One of the most popular watersports is stand-up paddleboarding (SUP). Paddleboarding may be used to explore the coast or to paddle around the UK’s lochs and lakes, making it an extremely versatile way to get your sea legs.
Whether on an inflatable paddleboard or a solid paddleboard, SUPing is a great way to have fun on the water while simultaneously staying in shape. If you do it often enough, your general fitness will increase, particularly your core body strength, which is where the majority of your paddle power will come from. But, before you get in, here are a few things you shouldn’t and should do:
- Tide Times And Wind
It’s a wise idea to check the local tide schedules before arranging your next paddleboard trip to the seaside. You should steer clear of pounding waves and dumping beach breaks, favouring mostly calmer waters. ‘Slack tides’ are the best time to get out at most beach areas where you can stroll right into the ocean with your board. This is commonly seen for two hours on either side of low and high tide and occurs when the sea is most likely to be calm.
Windy weather can make the water rough and difficult to balance on your board, so approach with caution. The wind will also alter the water’s movement, causing you to move fast in one way. It could also suggest that paddling in one way is simple, but paddling in the opposite direction is more difficult.
- Keeping Warm In The Water
Many paddleboarders like to wear their swimming suits or shorts, occasionally with a t-shirt, when the sun is shining and temperatures are at their highest in the summer. If this is your plan, remember to apply enough sunscreen, as water reflections will enhance your chances of getting sunburned or windburned.
A wetsuit is recommended in the months prior to summer, and other seasons of the year, or if you are frequently cold. This will keep you warm while you’re on the board or if you fall into the water. You will be able to paddle for longer if you’re warm. Water socks or water shoes with a gripping sole are a great choice for many people who feel cold on their feet. They’ll help keep your feet safe while you walk down to the ocean on your board.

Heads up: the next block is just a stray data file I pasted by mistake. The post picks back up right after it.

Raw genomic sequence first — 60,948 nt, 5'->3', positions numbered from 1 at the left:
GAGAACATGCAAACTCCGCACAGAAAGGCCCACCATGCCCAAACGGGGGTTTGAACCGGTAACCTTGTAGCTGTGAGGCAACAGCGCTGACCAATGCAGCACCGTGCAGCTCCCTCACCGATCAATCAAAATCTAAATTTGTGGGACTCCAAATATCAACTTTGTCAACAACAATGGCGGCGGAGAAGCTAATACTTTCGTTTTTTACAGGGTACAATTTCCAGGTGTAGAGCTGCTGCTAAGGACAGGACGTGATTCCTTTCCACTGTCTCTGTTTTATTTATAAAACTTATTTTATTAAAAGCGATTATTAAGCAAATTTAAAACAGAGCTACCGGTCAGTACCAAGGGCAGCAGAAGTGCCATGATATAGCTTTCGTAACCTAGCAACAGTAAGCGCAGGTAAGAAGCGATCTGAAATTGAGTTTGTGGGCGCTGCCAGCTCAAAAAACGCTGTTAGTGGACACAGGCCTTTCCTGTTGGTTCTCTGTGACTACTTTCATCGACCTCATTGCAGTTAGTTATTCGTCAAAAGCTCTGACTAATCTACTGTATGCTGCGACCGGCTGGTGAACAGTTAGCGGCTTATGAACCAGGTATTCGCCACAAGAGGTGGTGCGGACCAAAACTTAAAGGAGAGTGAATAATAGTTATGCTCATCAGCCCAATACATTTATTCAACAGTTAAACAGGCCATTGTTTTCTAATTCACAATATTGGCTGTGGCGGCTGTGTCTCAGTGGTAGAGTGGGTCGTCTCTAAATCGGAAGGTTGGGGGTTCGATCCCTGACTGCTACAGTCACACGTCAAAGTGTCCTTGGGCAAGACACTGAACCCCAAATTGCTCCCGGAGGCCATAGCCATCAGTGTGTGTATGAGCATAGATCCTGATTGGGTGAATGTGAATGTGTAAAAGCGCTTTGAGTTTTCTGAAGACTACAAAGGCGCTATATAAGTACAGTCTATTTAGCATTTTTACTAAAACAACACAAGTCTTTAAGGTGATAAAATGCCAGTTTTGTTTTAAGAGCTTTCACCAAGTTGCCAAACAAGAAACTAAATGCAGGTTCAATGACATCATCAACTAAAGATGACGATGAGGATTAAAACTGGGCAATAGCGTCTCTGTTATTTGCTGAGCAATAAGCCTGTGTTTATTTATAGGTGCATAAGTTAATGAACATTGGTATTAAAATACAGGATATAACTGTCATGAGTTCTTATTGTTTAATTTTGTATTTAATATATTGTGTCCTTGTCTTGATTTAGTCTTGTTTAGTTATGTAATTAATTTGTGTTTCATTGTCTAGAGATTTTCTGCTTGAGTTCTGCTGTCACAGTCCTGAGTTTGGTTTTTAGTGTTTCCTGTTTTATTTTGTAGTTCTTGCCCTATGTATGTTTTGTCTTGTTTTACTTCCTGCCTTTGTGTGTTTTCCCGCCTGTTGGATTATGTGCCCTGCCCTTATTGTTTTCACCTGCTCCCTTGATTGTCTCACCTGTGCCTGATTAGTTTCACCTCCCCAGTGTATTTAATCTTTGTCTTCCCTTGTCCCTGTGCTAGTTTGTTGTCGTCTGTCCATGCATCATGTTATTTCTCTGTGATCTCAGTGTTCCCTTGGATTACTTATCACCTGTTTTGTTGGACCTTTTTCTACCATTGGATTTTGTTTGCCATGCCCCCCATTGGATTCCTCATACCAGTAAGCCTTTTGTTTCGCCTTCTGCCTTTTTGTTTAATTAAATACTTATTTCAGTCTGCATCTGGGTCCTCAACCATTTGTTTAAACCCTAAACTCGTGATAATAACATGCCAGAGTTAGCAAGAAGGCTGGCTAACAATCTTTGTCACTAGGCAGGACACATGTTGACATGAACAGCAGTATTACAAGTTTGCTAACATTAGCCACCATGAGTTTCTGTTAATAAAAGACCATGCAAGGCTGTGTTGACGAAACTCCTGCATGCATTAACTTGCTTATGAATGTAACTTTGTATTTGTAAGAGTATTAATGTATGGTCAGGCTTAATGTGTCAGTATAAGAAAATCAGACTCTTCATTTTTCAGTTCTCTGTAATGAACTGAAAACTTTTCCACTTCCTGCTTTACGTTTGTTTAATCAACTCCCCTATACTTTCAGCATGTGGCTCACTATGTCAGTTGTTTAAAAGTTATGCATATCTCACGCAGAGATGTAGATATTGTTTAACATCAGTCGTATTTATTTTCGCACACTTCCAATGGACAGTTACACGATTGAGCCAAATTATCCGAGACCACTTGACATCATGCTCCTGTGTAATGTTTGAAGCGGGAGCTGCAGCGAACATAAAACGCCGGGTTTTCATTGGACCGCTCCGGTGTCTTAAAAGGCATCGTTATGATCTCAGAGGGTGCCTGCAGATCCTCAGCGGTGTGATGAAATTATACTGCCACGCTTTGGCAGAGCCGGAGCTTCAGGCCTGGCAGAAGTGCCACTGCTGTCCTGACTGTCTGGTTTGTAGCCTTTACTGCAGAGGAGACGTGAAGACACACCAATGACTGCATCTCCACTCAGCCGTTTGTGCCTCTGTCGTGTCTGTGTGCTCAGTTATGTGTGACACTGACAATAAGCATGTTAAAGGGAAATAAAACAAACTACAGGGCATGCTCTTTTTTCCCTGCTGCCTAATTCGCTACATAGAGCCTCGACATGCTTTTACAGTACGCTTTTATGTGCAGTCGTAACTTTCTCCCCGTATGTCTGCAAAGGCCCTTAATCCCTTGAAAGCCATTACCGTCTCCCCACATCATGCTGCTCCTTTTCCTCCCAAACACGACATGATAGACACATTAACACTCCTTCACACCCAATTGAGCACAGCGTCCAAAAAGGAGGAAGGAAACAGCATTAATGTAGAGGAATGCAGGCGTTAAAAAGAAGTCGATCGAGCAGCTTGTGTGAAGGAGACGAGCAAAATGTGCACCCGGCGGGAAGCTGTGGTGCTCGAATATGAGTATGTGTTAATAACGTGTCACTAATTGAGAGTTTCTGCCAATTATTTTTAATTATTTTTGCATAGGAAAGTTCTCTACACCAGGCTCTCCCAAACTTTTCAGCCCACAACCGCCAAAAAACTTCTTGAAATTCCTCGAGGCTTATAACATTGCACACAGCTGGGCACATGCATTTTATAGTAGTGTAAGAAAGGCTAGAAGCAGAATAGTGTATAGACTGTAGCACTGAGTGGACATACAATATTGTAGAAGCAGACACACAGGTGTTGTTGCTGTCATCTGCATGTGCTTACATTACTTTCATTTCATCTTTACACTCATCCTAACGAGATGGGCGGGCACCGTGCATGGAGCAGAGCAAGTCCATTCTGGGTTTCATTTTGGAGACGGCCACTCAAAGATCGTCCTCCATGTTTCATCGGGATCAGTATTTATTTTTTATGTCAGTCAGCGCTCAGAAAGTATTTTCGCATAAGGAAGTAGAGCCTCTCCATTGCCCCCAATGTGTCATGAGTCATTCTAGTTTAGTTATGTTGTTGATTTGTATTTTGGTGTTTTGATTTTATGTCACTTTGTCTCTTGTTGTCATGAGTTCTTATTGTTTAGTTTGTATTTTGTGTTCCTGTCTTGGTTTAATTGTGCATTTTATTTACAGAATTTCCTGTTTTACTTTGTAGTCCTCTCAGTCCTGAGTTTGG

- Using Your Paddle
One of the most important things you can do to make your life simpler on the water is to hold the paddle correctly. You can lose your equilibrium if you hold or place your paddle wrong. Hold the paddle in your hand with the curve facing you and gradually submerge it in the water – the fewer splashes the better. To get the most out of each stroke, make sure you stand up straight and keep your hands well separated. Face the direction you wish to go while keeping your gaze in front of you.
- Water Etiquette And Safety
Your major safety equipment is your leash, which should be worn at all times. If you wear a leash that connects your ankle to the board, your SUP will not drift away from you if you fall off. If you’re not linked to your board, it can simply float away, leaving you exposed to the elements in the water. The laws for the ocean, canals and lakes differ slightly from those for fast-flowing rivers. Instead of using a regular coil leash in fast-flowing rivers, most kayaking instructors recommend using a quick release leash. This is because if you get tangled up in something and the current is strong, you’ll be able to easily separate yourself from the board.
Paddleboarding is one of the fastest-growing water sports in the world, and it’s been adapted to include additional fun activities, giving rise to derivatives such as SUP Fishing, SUP Yoga, and SUP Racing. Beyonk can help you find places that offer you these activities in the UK. With these paddle boarding tips, you can improve your skills and have a fun and safe time on the water!